Summersgill urges school policy on student harassment
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GLAA policy on Public Education and Youth

DC Public Schools

DOE Brochure: Sexual Harassment: It's Not Academic

DOE Publication: Protecting Students from Harassment and Hate Crime: A Guide for Schools

DOE Final Policy Guidance: Sexual Harassment Guidance: Harassment of Students by School Employees, Other Students, or Third Parties

GLSEN Report Card

Title IX Guidelines Explained by Lambda Legal Defense lawyer

Summersgill urges school policy on student harassment

August 30, 1999

Superintendent Arlene Ackerman
District of Columbia Public Schools
825 North Capitol St., N.E.
Washington, DC 20002

Dear Ms. Ackerman:

The Gay and Lesbian Activists Alliance of Washington, DC is an all-volunteer, non-partisan, non-profit gay and lesbian rights organization. It was founded in 1971 to advance the equal rights of gay men and lesbians in Washington, DC. We are the nation's oldest continuously active gay and lesbian civil rights organization. Our first lobbying success was persuading the DC Board of Education in May 1972 to ban discrimination on the basis of sexual orientation throughout the public school system. We have been involved in a number of other issues involving the school system over the past 28 years.

We would like to point out to you a potentially serious and expensive problem for the DC School system that can be readily rectified by your action.

As you know, the DC School system has no formal policy on student-on-student sexual harassment. The United States Supreme Court ruled last May that schools that willfully ignore sexual harassment of one student by another can be held liable for violating federal civil rights law-Title IX of the Education Amendments of 1972.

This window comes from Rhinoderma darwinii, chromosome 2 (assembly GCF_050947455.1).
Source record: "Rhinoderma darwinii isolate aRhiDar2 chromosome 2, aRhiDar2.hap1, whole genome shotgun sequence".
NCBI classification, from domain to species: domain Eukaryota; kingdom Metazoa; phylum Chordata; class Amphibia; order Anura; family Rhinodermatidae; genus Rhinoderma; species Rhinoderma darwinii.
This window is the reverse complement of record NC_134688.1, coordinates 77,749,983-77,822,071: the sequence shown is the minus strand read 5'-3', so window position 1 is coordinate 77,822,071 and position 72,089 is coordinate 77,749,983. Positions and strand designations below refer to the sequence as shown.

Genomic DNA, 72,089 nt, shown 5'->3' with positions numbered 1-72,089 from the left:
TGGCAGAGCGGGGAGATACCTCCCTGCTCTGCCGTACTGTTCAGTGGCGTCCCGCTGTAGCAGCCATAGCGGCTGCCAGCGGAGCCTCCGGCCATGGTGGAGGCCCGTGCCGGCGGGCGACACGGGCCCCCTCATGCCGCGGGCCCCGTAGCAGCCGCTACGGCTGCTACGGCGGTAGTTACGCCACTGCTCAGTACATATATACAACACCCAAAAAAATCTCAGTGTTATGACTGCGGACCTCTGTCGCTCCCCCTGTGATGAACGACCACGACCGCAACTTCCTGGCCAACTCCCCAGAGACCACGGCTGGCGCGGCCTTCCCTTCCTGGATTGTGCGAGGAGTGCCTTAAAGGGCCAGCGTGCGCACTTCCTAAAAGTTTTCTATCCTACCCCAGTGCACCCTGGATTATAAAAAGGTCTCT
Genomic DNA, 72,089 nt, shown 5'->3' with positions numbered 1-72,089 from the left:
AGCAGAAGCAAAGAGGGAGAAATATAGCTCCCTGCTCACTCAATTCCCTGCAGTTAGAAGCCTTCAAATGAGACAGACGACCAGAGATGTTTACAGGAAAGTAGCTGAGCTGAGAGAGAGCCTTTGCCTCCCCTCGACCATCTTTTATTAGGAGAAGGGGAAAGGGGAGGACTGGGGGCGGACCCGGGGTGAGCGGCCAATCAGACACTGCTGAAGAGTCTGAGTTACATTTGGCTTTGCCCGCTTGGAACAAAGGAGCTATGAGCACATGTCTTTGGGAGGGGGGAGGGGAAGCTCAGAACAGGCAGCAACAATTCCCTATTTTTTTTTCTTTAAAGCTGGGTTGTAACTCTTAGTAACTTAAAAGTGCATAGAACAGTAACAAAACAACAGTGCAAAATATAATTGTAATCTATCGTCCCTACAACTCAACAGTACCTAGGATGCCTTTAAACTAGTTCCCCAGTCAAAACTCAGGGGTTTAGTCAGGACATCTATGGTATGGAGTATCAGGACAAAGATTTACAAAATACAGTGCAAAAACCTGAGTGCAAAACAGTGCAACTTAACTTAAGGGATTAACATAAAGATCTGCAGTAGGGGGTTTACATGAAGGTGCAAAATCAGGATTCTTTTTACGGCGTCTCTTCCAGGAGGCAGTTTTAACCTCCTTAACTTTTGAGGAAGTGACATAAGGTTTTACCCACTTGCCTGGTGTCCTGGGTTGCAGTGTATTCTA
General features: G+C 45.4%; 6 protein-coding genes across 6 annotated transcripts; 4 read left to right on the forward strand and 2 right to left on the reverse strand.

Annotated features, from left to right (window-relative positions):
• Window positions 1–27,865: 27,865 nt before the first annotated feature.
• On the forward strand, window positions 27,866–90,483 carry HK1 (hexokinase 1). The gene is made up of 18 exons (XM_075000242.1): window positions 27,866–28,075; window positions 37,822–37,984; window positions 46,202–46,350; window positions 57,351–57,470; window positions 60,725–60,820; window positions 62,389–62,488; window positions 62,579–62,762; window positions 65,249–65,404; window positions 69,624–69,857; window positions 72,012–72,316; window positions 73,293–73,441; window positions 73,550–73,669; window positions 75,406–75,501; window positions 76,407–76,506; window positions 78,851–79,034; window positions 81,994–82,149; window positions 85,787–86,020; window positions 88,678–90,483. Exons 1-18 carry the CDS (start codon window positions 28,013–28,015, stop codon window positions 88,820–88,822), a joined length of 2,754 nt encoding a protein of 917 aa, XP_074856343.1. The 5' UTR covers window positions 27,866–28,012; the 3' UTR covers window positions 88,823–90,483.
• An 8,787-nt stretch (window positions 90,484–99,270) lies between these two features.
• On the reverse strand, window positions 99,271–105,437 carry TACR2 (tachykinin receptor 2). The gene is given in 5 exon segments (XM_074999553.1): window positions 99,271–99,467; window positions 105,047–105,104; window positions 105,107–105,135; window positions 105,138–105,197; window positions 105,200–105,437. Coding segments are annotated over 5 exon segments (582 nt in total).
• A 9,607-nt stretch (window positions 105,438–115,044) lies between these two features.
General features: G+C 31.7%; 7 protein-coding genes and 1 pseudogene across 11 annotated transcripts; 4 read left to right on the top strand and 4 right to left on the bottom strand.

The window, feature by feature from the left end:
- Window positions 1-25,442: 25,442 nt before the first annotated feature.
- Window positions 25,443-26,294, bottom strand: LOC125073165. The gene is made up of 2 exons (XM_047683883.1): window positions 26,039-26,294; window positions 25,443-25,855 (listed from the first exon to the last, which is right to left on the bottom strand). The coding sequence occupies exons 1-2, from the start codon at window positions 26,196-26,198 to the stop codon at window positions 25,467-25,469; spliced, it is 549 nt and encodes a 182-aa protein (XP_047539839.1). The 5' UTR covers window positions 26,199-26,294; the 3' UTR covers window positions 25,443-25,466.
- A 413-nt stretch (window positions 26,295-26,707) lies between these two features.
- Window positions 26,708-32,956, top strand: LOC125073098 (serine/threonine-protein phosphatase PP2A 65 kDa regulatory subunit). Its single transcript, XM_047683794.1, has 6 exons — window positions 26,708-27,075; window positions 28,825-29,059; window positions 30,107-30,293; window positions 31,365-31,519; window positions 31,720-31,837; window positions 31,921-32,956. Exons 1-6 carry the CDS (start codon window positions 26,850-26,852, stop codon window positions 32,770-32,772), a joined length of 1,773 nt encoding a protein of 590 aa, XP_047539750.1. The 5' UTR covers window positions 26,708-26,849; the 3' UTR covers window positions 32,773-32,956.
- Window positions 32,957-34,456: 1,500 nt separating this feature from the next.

Writing for the majority in Davis v. Monroe County Board of Education, Justice Sandra Day O'Connor said lawsuits may be filed against school officials who knowingly and deliberately ignore student-on-student harassment.

Enactment of an anti-harassment policy would both reduce the potential for student-on-student harassment as well as provide the school system with record of concern and active involvement in stopping harassment.

It is important that a sexual harassment policy also include sexual harassment based on sexual orientation.

The Supreme Court recently clarified that sexual harassment directed at lesbian and gay students is also covered by Title IX. In Nabozny v. Podlesny, the Wisconsin school district that ignored student brutality against a gay classmate lost nearly one million dollars.

Unfortunately, the abuse of lesbian and gay students often involves sexual harassment from their peers. This harassment often takes the form of violence. Turning a deaf ear to complaints of serious harassment and violence, the court found, school officials themselves facilitate the denial of educational opportunities to harassed students.

A recent survey of major school districts in the U.S. by the Gay, Lesbian and Straight Education Network alerted us to this deficiency. DC received a disappointing grade of "C" in their report card. The major shortcoming-and the easiest to correct-is the harassment policy. We do not want to see gay and lesbian students being harassed in our public schools, nor do we want the District government to be hit with an expensive lawsuit. That is why we are asking you to implement comprehensive anti-harassment policy.

Of course, along with the declaration of a policy statement, training of teachers and staff would be needed to insure that they understand their obligation to stop harassment and take seriously complaints of students being harassed by their peers.

Enclosed is a copy of a brochure from the Department of Education on how to set up anti-harassment policies in schools.

We would welcome the opportunity to meet with you to discuss this issue and provide other resources that you might find useful. Please call us at 202-667-5139 so that we may arrange for a meeting.


Bob Summersgill
Vice-President for Political Affairs

CC: Craig Bowman, SMYAL
Councilmember Kevin Chavous
Councilmember Sharon Ambrose
Councilmember Phil Mendelson
Councilmember Kathy Patterson
Councilmember Carol Schwartz
Councilmember David Catania
Councilmember Jim Graham


According to GLSEN, policies that protect students and staff from harassment based on real or perceived sexual orientation have been adopted by:

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